The House of Representatives on Thursday asked the Code of Conduct Bureau and Economic and Financial Crimes Commission to investigate and prosecute former Secretary to the Government of the Federation, Pius Anyim, and other promoters of the Centenary City, Abuja, for their roles in the acquisition of land for the controversial project.
This decision was adopted in the floor of the House after the Committee on FCT, which investigated the controversies and alleged irregularities surrounding the project, delivered its report.
Others recommended for prosecution alongside Mr. Anyim are former FCT Minister, Bala Mohammed, as well as Paul Oki and Boma Ozobia, who are the directors of Centenary City Plc.
The House also resolved that the company’s right of occupancy should be revoked, the land returned to the original owners and public funds spent on the project be returned to government coffers.
The project was valued for $18.3 billion and was supposed to be strictly a private enterprise, but the committee discovered that the agreement was breached to suit personal interests.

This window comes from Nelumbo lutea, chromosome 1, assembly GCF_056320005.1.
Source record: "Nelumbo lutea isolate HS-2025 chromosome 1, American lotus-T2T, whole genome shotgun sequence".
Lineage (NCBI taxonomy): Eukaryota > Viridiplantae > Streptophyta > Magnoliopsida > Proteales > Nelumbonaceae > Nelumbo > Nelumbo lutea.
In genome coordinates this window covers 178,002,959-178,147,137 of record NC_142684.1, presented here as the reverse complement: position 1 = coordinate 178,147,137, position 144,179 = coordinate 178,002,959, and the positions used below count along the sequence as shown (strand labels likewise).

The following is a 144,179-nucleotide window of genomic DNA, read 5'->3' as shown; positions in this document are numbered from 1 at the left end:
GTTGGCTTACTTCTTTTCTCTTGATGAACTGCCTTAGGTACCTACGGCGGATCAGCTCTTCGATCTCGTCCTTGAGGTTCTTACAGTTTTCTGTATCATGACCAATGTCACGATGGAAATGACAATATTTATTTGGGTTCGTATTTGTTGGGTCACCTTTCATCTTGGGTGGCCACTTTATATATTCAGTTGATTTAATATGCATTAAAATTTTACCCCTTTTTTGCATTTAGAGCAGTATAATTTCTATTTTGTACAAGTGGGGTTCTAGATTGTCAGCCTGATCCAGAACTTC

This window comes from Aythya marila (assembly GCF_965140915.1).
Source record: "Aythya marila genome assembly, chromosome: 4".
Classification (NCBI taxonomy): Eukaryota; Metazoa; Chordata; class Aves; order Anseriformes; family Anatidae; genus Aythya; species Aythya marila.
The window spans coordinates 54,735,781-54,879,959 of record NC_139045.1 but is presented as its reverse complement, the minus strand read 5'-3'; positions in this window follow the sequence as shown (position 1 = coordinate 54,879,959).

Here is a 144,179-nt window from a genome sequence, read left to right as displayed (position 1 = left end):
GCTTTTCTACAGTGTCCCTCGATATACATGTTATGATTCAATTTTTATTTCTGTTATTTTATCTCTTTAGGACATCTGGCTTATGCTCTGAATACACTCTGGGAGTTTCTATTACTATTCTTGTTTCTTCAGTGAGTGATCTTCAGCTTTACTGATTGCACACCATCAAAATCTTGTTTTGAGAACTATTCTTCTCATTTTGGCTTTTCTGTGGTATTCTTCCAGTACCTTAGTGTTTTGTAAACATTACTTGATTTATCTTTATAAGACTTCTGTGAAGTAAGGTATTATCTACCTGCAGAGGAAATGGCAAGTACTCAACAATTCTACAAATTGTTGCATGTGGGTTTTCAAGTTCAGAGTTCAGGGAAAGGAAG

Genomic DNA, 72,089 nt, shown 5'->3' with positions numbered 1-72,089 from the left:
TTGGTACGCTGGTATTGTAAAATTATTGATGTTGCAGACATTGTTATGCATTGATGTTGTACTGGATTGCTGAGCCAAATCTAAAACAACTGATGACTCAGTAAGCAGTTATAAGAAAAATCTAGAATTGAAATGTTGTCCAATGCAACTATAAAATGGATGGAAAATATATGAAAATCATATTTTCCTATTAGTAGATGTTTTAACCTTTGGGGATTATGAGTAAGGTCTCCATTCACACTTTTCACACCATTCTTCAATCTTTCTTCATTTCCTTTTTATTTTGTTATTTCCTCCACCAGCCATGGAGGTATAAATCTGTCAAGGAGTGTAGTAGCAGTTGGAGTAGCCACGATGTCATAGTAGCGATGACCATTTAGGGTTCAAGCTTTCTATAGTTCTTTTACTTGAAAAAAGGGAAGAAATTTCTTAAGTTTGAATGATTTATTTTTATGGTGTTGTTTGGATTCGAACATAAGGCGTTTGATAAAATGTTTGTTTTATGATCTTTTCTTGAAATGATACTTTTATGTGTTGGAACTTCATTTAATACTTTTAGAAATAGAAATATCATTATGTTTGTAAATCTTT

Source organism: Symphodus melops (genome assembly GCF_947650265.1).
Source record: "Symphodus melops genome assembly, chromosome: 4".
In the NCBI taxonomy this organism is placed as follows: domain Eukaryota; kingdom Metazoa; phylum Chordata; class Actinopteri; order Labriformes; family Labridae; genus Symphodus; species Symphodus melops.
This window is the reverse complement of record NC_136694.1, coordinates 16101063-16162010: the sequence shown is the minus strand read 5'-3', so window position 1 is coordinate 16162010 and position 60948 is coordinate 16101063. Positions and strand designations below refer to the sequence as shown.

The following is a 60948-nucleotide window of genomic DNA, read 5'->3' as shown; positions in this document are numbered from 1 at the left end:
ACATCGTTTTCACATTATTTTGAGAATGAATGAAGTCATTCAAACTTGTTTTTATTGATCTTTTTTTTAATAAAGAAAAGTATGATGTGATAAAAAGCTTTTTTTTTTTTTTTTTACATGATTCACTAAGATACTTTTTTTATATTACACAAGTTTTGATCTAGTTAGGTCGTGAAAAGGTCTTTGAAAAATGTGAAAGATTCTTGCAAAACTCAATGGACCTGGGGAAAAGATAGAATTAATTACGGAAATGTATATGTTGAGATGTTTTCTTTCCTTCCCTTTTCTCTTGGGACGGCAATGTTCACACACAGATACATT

The committee recommended that the statutory rights of occupancy and certificate of occupancy granted by the past administration to Centenary City PLC be withdrawn by the FCT Minister and same be restored back to the original owners.
The Centenary City Project was embarked upon by the Goodluck Jonathan administration in 2014 to mark 100 years of the amalgamation of Nigeria.
Ironically, the Centenary city project is one of the few projects of the past administration that was endorsed by President Muhammadu Buhari.
This city is to occupy a 1,267 hectare of land located along the airport road and is supposed to showcase Abuja as a modern city.